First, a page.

Helping Lift the Handicap for Women in Golf
In response to the increasing number of women working in golf, Bayer hosted the first “Women in Golf” meeting in Toronto, Canada this past September. This event was specifically designed for women in the turfgrass industry and aimed at helping them meet the challenges they face on and off the turf. Golf Course Superintendents and Assistant Golf Course Superintendents from across Ontario attended the event, including Miranda Robinson and Kendra Kiss who here share their thoughts and experiences.
Kendra Kiss It can be quite intimidating being a woman at a high caliber golf club. It’s a competitive business and positions like mine can be considered desirable. As well as being challenged over whether we have the physical strength for a demanding role, I find as women we can have trouble getting our voice heard and being accepted if we speak our mind. Also, compared to our male colleagues, the need to constantly prove ourselves combined with close scrutiny of everything we do can lead to a sense of disconnect within an industry that relies on teamwork.
Miranda Robinson I realized at Bayer’s Women in Golf event that feeling intimidated is one of the biggest challenges for many women in our industry. At first I wasn’t sure about a women-only event, but I quickly saw that it was a great way of allowing everyone to feel comfortable. During both the learning sessions and side-discussions there was a real feeling of liberation at being able to speak up without worrying about reactions. I am sure many of the participants came away feeling much more confident about themselves.
Kendra Kiss It really was a wonderful day. It was stimulating and inspiring, and a real opportunity to be ourselves without any fear of being judged. There was such a sense of freedom! I encountered sexual harassment early on in my career and this event provided a forum where we could talk openly about this difficult topic. I came away feeling that I would like to encourage and support other women to be their best in this business and assist our profession in creating an intelligent and open dialogue to highlight new prospects and show what a cool career path it could be!
Miranda Robinson That’s true. Women need to get in touch with our ability to lead. We’re fantastic at it – we lead children through life and help them grow up to be great and we can take that into the workplace too. I’d love to see some kind of mentoring program for women in golf. And after the Bayer event I feel inspired to go right out to the ground level and talk to girls in high school about my own experience, so that they can use it to feel empowered to do well in whatever future they choose.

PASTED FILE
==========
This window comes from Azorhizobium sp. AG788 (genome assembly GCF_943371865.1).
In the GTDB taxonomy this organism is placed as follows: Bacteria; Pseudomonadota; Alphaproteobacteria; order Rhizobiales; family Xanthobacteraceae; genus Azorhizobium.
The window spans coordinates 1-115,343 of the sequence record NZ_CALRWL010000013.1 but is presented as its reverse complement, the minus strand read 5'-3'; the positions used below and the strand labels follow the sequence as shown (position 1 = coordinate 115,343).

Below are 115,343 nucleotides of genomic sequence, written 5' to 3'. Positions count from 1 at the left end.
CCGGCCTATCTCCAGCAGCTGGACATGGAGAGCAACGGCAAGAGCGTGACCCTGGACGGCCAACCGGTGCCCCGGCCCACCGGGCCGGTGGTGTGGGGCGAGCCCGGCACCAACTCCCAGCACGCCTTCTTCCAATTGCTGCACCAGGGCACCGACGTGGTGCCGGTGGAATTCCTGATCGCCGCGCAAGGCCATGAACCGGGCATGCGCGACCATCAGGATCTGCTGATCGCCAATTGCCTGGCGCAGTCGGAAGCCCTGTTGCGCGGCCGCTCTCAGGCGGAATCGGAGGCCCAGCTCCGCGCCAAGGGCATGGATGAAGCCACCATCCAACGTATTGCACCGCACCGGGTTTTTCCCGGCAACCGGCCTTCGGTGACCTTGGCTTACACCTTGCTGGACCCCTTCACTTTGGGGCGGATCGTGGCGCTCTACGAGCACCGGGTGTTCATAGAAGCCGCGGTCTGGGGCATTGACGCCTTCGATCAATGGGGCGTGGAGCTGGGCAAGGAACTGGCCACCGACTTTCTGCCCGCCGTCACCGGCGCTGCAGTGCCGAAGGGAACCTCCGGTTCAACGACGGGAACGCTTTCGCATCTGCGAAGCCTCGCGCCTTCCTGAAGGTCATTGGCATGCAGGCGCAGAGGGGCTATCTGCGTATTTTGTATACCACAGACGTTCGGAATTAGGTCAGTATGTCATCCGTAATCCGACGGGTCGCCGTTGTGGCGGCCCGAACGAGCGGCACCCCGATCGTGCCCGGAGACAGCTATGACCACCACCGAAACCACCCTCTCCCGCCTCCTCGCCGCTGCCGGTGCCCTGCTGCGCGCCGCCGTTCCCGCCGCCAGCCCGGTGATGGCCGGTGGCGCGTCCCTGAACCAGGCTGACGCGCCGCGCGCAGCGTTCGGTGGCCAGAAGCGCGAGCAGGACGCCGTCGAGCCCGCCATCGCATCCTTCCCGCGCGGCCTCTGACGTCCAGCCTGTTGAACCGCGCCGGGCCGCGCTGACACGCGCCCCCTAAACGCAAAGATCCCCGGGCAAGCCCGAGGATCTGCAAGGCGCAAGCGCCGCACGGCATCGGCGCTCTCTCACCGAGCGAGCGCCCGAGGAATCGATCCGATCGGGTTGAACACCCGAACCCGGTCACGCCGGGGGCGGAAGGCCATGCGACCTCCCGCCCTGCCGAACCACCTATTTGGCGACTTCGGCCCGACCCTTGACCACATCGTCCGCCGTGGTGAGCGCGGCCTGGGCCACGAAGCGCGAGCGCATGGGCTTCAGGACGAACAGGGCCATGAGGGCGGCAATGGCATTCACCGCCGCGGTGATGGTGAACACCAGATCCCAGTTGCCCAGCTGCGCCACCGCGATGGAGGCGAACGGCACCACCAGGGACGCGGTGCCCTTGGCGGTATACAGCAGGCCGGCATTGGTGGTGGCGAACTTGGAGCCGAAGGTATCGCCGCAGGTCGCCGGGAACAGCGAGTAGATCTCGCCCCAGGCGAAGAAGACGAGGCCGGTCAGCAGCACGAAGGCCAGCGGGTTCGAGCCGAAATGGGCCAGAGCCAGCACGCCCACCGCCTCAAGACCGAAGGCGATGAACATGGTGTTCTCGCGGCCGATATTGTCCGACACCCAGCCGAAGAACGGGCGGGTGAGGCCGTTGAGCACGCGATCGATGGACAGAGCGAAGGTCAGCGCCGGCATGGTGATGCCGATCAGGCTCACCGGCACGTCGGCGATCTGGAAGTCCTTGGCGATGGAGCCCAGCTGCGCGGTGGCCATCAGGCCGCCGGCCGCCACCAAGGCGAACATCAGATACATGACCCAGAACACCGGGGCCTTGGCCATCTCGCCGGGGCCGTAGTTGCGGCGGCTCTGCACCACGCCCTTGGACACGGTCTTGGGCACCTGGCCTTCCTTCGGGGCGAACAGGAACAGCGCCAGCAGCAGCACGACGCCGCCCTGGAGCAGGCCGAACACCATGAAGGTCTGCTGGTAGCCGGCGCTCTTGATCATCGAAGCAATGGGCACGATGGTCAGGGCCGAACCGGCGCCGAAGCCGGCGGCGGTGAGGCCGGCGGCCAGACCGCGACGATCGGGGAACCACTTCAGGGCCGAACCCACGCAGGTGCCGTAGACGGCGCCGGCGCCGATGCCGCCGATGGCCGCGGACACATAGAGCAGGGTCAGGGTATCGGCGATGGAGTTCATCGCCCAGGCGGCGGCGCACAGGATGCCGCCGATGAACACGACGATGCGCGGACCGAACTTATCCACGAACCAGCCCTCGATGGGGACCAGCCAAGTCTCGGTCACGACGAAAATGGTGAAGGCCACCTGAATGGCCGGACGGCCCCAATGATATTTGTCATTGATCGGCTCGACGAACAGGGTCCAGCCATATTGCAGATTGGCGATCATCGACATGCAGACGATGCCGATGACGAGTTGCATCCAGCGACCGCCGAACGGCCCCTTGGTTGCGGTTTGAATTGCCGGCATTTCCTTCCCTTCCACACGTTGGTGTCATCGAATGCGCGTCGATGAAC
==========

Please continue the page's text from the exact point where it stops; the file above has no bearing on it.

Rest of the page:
I was so proud that a big company like Bayer braved holding an event like this in a male-dominated business like golf.
Kendra Kiss I agree. This was the first event for women that I’ve heard of and I hope they continue as it was a great learning experience. There was a lot of fascinating information pertaining to turf-grass and the environment. This is a challenging area for our industry as a whole as we are seeing a rise in criticism. I think turf managers are passionate about the environment – in fact we’re environmental stewards. We are very concerned about turf quality, air quality and water quality for our courses and the surrounding areas. Many golf courses help create sanctuaries for wildlife such as putting up bird houses, maintaining wetlands and naturalizing open spaces.
Head Superintendent at Summerlea Golf Club, a club of some 30 members plus a public course, in Port Perry.
Lead Technician at Magna Golf Club, a premium club catering to 250 members in Aurora.
The two clubs have a different profile, but both are close to Toronto. Miranda and Kendra had already met before the “Women in Golf” event. They both share a love of the sport and the great outdoors – and both recognize that many women in their industry face challenges.
Miranda Robinson Golf courses are actually massive green spaces and the environmental benefit they bring is much greater than the impact of any inputs we use. I believe Bayer is fully in tune with that approach – they’re always looking to bring in new, more targeted products for lower impact. They’re always looking for ways of helping us managers produce healthier turf and in the end that also enhances the wellbeing of the people who play golf on our course. Golfers are the reason we do our job and providing them with a quality playing surface is what we strive for every day. Our golfers often ask me about what I’m spraying and Bayer’s events help me to describe how and why I am spraying what I do, which is highly beneficial, especially when explaining the environmental benefits of this vs that.
Helping Lift the Handicap for Women in Golf
Kendra Kiss Our members’ wellbeing is very important. At our club the expectations are astronomically high and a turf manager aims to create the best conditions possible. I believe Bayer aims to offer products that assist us in growing healthy turf while allow us the ability offer those pristine conditions with less inputs and less effort.
Miranda Robinson Yes, that concern came through strongly at the Women in Golf event, and so did their commitment to going beyond simply supporting us in doing our job to helping us both as golf course superintendents and as women. The day helped us to create a real network of women with the same professional passions and challenges. I hope there will be more events like the Bayer Women in Golf day!
The next Women in Golf day is being organized in March. For more information about Bayer’s Turf and Ornamentals business please see here.